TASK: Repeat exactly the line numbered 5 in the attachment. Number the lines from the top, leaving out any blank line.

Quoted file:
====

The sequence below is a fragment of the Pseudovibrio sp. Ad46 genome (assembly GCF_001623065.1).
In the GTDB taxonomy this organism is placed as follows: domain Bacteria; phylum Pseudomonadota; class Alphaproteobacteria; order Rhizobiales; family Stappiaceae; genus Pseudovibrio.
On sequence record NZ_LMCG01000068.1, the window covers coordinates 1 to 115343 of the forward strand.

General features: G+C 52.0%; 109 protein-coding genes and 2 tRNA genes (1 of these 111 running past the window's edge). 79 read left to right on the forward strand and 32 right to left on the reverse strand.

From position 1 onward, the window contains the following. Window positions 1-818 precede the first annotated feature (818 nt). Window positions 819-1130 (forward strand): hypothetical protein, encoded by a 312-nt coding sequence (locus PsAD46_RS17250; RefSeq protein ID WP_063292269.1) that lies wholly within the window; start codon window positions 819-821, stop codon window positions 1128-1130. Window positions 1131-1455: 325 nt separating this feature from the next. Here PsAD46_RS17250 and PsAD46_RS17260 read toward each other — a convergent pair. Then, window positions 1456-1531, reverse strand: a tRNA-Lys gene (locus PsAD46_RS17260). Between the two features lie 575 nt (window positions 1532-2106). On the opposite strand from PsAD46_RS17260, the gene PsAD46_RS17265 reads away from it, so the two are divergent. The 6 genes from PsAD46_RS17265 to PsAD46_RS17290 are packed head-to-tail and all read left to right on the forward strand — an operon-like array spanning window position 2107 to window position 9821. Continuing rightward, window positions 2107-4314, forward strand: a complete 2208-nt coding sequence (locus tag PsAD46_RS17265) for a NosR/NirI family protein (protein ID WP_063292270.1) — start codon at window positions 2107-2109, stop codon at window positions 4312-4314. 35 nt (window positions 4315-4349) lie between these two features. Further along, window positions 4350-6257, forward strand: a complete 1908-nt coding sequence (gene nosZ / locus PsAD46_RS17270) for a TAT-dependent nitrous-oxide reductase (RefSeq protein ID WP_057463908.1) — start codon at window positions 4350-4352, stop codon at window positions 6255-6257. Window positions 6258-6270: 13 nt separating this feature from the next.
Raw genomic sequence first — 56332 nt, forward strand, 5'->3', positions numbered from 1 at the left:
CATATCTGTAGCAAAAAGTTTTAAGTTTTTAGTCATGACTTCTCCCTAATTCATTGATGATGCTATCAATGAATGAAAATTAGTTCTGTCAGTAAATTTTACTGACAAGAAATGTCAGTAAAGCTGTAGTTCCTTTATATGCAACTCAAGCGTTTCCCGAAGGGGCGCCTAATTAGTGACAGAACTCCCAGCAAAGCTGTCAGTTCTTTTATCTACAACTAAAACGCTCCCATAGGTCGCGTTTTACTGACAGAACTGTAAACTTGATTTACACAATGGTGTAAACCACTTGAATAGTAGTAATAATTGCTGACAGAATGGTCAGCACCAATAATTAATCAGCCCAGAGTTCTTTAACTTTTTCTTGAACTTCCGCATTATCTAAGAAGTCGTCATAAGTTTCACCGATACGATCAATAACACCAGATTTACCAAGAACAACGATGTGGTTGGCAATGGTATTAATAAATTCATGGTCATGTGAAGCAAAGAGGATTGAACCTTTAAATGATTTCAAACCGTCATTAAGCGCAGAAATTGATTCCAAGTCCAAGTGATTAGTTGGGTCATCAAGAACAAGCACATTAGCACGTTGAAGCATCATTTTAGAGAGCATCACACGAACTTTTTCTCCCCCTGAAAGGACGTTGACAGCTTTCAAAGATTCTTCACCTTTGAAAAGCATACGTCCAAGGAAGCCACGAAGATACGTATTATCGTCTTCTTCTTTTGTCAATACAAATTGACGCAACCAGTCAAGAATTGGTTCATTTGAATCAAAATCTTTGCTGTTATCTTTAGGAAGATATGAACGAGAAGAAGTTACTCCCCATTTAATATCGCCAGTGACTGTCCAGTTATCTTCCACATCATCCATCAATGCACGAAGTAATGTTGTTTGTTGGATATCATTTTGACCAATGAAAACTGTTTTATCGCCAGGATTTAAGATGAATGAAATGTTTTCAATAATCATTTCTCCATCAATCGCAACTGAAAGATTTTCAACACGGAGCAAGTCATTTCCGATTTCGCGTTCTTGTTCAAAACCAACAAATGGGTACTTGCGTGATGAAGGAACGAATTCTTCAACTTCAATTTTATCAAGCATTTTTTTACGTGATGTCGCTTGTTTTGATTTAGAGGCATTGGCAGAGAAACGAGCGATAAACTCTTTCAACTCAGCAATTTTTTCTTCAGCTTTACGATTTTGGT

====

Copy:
From position 1 onward, the window contains the following. Window positions 1-818 precede the first annotated feature (818 nt). Window positions 819-1130 (forward strand): hypothetical protein, encoded by a 312-nt coding sequence (locus PsAD46_RS17250; RefSeq protein ID WP_063292269.1) that lies wholly within the window; start codon window positions 819-821, stop codon window positions 1128-1130. Window positions 1131-1455: 325 nt separating this feature from the next. Here PsAD46_RS17250 and PsAD46_RS17260 read toward each other — a convergent pair. Then, window positions 1456-1531, reverse strand: a tRNA-Lys gene (locus PsAD46_RS17260). Between the two features lie 575 nt (window positions 1532-2106). On the opposite strand from PsAD46_RS17260, the gene PsAD46_RS17265 reads away from it, so the two are divergent. The 6 genes from PsAD46_RS17265 to PsAD46_RS17290 are packed head-to-tail and all read left to right on the forward strand — an operon-like array spanning window position 2107 to window position 9821. Continuing rightward, window positions 2107-4314, forward strand: a complete 2208-nt coding sequence (locus tag PsAD46_RS17265) for a NosR/NirI family protein (protein ID WP_063292270.1) — start codon at window positions 2107-2109, stop codon at window positions 4312-4314. 35 nt (window positions 4315-4349) lie between these two features. Further along, window positions 4350-6257, forward strand: a complete 1908-nt coding sequence (gene nosZ / locus PsAD46_RS17270) for a TAT-dependent nitrous-oxide reductase (RefSeq protein ID WP_057463908.1) — start codon at window positions 4350-4352, stop codon at window positions 6255-6257. Window positions 6258-6270: 13 nt separating this feature from the next.